In 2007, the IPCC projected a maximum sea level rise of 59 centimetres by 2100. The IPCC acknowledged that this was likely to be an under-estimate because understanding of the processes happening on ice sheets was inadequate to enable reliable estimates to be made.

A team of researchers led by Eric Rignot from Nasa’s Jet Propulsion Laboratory has now reported that ice loss from Antarctica and Greenland has accelerated over the last 20 years and the increase in sea levels will, indeed, be significantly higher than the 2007 estimate.

By 2006, the Greenland and Antarctic sheets were losing a combined mass of 475 billion tonnes of ice a year.

Loss from the Greenland sheet alone is now increasing by an average of almost 22 billion tonnes year, while the Antarctic sheet is shedding an additional 14.5 billion tonnes each year.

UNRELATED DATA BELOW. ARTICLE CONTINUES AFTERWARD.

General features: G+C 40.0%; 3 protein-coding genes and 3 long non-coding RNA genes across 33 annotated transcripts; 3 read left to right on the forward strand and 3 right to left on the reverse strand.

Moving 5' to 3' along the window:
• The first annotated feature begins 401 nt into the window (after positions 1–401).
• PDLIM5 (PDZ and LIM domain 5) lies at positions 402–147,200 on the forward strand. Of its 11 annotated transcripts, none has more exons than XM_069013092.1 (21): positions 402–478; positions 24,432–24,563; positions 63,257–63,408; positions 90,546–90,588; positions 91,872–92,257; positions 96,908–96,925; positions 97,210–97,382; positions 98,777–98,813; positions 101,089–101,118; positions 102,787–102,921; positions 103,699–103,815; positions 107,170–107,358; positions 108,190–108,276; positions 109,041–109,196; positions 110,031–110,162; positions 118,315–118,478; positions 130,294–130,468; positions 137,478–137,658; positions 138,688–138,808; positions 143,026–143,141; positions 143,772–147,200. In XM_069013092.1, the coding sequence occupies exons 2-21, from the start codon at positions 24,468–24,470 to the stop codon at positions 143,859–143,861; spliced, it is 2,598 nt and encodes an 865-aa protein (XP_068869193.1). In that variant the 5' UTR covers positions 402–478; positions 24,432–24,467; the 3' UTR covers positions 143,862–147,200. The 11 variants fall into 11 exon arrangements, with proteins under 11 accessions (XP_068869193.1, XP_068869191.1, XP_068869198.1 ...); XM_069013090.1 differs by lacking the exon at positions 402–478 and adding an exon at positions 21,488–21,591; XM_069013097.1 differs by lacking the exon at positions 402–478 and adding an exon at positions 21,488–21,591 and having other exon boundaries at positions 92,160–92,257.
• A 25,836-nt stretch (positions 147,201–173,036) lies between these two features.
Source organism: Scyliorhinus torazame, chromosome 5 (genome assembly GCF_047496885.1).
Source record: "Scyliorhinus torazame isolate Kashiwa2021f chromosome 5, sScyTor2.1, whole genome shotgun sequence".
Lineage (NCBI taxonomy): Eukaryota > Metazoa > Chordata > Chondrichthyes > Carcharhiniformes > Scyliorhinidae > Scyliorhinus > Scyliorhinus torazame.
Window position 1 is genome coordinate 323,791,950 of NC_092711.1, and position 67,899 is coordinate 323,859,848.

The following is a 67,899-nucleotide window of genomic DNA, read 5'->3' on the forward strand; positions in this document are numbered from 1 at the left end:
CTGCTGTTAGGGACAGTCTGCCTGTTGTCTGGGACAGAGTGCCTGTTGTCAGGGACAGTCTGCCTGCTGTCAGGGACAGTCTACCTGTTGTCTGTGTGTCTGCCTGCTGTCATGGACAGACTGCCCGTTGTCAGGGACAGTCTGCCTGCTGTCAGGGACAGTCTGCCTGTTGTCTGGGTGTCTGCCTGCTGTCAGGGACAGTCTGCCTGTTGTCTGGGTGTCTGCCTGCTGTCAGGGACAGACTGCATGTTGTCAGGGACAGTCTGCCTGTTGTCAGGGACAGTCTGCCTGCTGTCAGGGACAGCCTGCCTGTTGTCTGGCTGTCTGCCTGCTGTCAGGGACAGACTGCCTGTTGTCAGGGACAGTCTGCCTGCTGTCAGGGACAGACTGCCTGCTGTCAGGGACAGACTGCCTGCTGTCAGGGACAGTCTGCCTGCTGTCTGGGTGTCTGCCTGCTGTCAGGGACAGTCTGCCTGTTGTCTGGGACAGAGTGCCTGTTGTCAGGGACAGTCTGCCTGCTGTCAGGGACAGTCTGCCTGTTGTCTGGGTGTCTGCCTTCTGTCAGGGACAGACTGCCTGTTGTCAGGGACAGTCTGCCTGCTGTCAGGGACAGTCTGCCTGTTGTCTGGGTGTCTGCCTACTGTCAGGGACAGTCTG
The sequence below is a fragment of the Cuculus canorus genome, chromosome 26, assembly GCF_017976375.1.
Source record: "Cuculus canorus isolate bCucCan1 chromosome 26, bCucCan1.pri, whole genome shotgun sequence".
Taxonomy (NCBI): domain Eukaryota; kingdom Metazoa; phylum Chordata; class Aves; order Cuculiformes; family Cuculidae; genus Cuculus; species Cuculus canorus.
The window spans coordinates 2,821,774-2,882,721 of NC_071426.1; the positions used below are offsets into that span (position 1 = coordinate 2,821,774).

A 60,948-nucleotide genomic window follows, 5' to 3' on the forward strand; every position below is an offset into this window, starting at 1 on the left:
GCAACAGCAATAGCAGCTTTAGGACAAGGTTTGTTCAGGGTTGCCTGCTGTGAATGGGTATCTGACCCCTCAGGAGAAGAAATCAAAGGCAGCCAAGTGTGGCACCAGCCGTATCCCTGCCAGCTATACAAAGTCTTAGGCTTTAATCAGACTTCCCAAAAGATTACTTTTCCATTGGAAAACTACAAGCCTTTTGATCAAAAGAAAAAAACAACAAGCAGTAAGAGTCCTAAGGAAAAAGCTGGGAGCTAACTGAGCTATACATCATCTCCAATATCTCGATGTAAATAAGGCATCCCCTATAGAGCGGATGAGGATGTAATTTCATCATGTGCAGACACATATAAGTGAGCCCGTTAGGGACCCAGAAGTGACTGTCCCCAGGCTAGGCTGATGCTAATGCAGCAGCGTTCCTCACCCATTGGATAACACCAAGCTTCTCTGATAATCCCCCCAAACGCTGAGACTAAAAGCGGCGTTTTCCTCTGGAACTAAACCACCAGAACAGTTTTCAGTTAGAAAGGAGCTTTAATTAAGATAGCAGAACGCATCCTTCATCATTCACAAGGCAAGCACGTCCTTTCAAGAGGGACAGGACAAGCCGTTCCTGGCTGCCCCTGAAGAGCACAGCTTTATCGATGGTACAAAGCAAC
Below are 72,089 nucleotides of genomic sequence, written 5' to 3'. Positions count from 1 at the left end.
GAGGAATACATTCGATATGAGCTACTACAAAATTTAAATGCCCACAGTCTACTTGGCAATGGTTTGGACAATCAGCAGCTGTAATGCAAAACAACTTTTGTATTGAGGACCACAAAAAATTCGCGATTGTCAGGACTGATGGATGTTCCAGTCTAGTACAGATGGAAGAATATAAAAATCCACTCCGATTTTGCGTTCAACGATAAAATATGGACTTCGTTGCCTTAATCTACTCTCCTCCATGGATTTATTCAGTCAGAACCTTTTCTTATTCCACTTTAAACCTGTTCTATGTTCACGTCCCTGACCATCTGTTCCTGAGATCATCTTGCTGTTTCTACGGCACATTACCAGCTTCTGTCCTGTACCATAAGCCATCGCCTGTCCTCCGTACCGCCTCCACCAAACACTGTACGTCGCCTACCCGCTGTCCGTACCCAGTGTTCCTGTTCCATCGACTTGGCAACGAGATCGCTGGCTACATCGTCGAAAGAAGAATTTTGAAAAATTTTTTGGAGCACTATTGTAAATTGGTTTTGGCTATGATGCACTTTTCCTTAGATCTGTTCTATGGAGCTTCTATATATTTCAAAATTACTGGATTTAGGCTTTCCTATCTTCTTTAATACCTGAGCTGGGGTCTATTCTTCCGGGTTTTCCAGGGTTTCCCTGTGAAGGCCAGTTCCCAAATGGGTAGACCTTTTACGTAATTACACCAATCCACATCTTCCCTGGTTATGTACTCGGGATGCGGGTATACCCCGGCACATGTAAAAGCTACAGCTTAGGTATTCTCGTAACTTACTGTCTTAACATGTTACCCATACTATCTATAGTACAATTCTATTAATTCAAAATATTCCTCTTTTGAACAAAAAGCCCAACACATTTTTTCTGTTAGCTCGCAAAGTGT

If these increases persist, water from the two polar ice sheets will raise the average global sea level by 15 centimetres by 2050. About another 15 centimetres will come from a combination of melt water from mountain glaciers and thermal expansion of the seawater.

By 2100, the sea level rise from the two ice sheets alone is estimated to be 56 centimetres.

The new research combined calculations of ice gain and loss through combining various types of satellite reading and data taken on the ground, such as the thickness of the ice sheet and the speed at which glaciers are moving, with data from Nasa’s Grace mission, which uses twin satellites to measure variations in the Earth’s gravitational pull.